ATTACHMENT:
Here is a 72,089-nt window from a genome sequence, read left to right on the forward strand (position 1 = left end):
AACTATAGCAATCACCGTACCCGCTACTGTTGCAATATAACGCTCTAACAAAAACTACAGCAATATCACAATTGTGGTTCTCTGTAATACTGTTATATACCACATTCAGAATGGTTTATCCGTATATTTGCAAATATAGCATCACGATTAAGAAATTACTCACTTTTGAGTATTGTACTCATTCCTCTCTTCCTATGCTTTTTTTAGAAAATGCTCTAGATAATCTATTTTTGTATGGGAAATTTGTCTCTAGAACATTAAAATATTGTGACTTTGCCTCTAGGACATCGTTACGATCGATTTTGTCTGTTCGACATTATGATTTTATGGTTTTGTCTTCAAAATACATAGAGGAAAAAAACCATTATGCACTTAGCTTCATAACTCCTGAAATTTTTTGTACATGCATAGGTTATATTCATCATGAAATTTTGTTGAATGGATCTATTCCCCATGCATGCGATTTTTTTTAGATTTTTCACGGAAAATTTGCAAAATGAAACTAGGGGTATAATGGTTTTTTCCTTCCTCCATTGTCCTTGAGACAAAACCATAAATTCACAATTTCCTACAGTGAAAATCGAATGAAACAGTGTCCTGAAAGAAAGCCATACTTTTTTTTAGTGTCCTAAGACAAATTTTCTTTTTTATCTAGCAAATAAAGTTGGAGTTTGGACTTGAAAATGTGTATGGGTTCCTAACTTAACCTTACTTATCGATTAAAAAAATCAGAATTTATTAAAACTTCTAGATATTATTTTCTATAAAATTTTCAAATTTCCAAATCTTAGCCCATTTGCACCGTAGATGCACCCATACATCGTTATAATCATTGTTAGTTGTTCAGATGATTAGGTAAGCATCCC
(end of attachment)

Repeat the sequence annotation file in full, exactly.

Here is a 72,089-nt window from a genome sequence, read left to right on the forward strand (position 1 = left end):
AACTATAGCAATCACCGTACCCGCTACTGTTGCAATATAACGCTCTAACAAAAACTACAGCAATATCACAATTGTGGTTCTCTGTAATACTGTTATATACCACATTCAGAATGGTTTATCCGTATATTTGCAAATATAGCATCACGATTAAGAAATTACTCACTTTTGAGTATTGTACTCATTCCTCTCTTCCTATGCTTTTTTTAGAAAATGCTCTAGATAATCTATTTTTGTATGGGAAATTTGTCTCTAGAACATTAAAATATTGTGACTTTGCCTCTAGGACATCGTTACGATCGATTTTGTCTGTTCGACATTATGATTTTATGGTTTTGTCTTCAAAATACATAGAGGAAAAAAACCATTATGCACTTAGCTTCATAACTCCTGAAATTTTTTGTACATGCATAGGTTATATTCATCATGAAATTTTGTTGAATGGATCTATTCCCCATGCATGCGATTTTTTTTAGATTTTTCACGGAAAATTTGCAAAATGAAACTAGGGGTATAATGGTTTTTTCCTTCCTCCATTGTCCTTGAGACAAAACCATAAATTCACAATTTCCTACAGTGAAAATCGAATGAAACAGTGTCCTGAAAGAAAGCCATACTTTTTTTTAGTGTCCTAAGACAAATTTTCTTTTTTATCTAGCAAATAAAGTTGGAGTTTGGACTTGAAAATGTGTATGGGTTCCTAACTTAACCTTACTTATCGATTAAAAAAATCAGAATTTATTAAAACTTCTAGATATTATTTTCTATAAAATTTTCAAATTTCCAAATCTTAGCCCATTTGCACCGTAGATGCACCCATACATCGTTATAATCATTGTTAGTTGTTCAGATGATTAGGTAAGCATCCC